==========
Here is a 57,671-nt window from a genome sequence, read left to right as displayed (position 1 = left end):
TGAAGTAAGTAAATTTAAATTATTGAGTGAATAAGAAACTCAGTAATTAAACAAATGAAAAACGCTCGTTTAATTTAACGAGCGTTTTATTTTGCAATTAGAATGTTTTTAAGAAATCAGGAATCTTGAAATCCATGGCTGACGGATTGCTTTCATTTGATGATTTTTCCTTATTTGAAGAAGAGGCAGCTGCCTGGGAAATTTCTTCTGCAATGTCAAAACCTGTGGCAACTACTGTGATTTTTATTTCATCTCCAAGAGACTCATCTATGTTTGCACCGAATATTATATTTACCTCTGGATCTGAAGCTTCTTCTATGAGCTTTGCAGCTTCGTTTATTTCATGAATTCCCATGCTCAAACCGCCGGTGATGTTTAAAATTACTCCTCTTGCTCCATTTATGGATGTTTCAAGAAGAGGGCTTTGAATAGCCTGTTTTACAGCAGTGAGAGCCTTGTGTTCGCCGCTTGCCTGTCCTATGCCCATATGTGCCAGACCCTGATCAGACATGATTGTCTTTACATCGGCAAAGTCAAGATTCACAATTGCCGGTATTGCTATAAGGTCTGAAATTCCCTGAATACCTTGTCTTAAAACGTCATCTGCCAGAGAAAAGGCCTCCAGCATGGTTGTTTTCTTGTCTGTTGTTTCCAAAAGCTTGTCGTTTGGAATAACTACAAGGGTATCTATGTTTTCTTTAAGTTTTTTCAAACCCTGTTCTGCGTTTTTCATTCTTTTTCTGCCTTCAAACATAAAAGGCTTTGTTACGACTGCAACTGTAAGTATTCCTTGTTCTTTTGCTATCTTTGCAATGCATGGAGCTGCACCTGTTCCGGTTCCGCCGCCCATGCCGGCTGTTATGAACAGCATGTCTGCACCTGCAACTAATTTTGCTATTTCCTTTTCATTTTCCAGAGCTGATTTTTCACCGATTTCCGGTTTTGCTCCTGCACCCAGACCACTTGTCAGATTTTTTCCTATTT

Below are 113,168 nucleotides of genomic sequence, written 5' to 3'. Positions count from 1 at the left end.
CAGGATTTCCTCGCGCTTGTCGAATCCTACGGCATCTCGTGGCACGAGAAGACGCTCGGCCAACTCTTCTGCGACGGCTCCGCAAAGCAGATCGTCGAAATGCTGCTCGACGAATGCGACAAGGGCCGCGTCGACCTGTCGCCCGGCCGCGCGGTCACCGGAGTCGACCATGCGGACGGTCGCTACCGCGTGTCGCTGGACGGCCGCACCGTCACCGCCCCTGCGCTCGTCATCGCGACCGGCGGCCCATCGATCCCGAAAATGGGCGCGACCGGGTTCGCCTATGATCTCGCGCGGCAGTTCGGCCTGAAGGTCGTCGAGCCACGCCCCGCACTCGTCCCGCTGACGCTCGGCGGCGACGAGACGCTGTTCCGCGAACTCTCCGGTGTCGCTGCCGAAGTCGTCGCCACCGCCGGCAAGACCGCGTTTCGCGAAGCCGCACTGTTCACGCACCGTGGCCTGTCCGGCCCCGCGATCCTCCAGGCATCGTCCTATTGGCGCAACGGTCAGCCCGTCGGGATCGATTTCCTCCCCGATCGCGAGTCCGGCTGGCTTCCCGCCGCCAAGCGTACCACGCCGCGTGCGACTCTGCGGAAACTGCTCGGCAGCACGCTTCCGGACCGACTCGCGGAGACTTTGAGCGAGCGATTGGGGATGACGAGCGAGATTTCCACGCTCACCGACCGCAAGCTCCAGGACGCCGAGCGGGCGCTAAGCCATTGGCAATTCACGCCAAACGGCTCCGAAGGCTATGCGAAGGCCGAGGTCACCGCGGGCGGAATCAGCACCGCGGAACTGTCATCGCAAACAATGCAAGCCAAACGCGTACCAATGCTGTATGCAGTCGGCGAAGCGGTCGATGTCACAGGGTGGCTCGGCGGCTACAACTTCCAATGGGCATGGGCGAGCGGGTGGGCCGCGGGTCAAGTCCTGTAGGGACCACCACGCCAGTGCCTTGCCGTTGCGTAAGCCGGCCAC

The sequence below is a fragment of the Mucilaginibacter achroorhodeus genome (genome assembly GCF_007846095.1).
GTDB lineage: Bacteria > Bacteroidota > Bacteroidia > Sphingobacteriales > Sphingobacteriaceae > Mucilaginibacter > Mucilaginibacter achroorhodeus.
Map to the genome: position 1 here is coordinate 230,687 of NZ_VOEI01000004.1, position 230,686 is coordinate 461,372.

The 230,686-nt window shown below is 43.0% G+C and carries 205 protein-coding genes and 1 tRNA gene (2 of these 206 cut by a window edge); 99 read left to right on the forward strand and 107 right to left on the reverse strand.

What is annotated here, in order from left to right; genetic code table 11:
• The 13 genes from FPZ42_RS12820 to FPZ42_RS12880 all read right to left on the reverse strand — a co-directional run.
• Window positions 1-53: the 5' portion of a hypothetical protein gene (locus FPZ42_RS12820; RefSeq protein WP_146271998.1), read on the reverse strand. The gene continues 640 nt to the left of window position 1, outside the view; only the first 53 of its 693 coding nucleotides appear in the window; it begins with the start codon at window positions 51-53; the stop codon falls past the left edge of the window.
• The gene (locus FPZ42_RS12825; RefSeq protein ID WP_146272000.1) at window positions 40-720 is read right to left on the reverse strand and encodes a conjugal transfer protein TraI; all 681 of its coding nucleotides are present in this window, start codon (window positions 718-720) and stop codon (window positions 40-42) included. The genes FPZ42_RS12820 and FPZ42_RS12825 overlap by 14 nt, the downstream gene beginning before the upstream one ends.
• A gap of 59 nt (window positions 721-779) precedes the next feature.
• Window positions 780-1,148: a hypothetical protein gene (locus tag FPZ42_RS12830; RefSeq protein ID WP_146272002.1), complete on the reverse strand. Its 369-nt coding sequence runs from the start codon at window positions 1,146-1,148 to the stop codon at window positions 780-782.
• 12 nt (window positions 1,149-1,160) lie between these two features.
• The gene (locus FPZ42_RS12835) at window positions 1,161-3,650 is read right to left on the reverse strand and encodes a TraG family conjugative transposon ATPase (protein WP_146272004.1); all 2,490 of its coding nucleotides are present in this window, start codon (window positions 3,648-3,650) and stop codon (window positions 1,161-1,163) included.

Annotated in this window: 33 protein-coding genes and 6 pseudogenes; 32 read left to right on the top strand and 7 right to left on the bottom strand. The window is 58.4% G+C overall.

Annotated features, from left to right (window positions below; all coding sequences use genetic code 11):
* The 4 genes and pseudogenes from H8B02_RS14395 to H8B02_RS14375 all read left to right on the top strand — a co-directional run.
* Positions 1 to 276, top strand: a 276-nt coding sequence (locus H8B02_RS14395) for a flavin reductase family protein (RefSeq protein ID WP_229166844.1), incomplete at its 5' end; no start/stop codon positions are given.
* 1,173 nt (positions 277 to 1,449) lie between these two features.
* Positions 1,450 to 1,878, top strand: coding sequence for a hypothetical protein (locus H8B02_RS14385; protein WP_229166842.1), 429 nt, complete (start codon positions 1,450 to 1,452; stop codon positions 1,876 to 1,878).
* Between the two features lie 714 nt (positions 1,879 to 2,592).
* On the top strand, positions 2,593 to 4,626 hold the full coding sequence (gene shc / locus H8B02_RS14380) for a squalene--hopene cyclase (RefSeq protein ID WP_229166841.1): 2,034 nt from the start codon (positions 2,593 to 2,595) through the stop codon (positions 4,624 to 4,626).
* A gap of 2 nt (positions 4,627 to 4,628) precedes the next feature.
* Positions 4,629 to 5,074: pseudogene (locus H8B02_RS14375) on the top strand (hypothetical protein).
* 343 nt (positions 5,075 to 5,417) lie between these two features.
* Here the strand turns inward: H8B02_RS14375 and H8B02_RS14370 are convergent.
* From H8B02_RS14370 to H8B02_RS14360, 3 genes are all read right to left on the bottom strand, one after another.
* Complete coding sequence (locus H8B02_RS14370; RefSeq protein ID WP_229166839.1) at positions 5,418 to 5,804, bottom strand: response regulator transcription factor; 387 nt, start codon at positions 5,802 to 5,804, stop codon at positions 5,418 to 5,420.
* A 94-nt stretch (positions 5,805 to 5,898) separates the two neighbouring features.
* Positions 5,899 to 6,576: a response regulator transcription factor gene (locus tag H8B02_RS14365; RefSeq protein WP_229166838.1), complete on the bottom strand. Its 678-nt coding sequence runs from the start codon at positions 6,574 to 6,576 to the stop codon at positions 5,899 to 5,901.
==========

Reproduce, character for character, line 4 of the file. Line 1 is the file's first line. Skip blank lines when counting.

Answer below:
CAGGATTTCCTCGCGCTTGTCGAATCCTACGGCATCTCGTGGCACGAGAAGACGCTCGGCCAACTCTTCTGCGACGGCTCCGCAAAGCAGATCGTCGAAATGCTGCTCGACGAATGCGACAAGGGCCGCGTCGACCTGTCGCCCGGCCGCGCGGTCACCGGAGTCGACCATGCGGACGGTCGCTACCGCGTGTCGCTGGACGGCCGCACCGTCACCGCCCCTGCGCTCGTCATCGCGACCGGCGGCCCATCGATCCCGAAAATGGGCGCGACCGGGTTCGCCTATGATCTCGCGCGGCAGTTCGGCCTGAAGGTCGTCGAGCCACGCCCCGCACTCGTCCCGCTGACGCTCGGCGGCGACGAGACGCTGTTCCGCGAACTCTCCGGTGTCGCTGCCGAAGTCGTCGCCACCGCCGGCAAGACCGCGTTTCGCGAAGCCGCACTGTTCACGCACCGTGGCCTGTCCGGCCCCGCGATCCTCCAGGCATCGTCCTATTGGCGCAACGGTCAGCCCGTCGGGATCGATTTCCTCCCCGATCGCGAGTCCGGCTGGCTTCCCGCCGCCAAGCGTACCACGCCGCGTGCGACTCTGCGGAAACTGCTCGGCAGCACGCTTCCGGACCGACTCGCGGAGACTTTGAGCGAGCGATTGGGGATGACGAGCGAGATTTCCACGCTCACCGACCGCAAGCTCCAGGACGCCGAGCGGGCGCTAAGCCATTGGCAATTCACGCCAAACGGCTCCGAAGGCTATGCGAAGGCCGAGGTCACCGCGGGCGGAATCAGCACCGCGGAACTGTCATCGCAAACAATGCAAGCCAAACGCGTACCAATGCTGTATGCAGTCGGCGAAGCGGTCGATGTCACAGGGTGGCTCGGCGGCTACAACTTCCAATGGGCATGGGCGAGCGGGTGGGCCGCGGGTCAAGTCCTGTAGGGACCACCACGCCAGTGCCTTGCCGTTGCGTAAGCCGGCCAC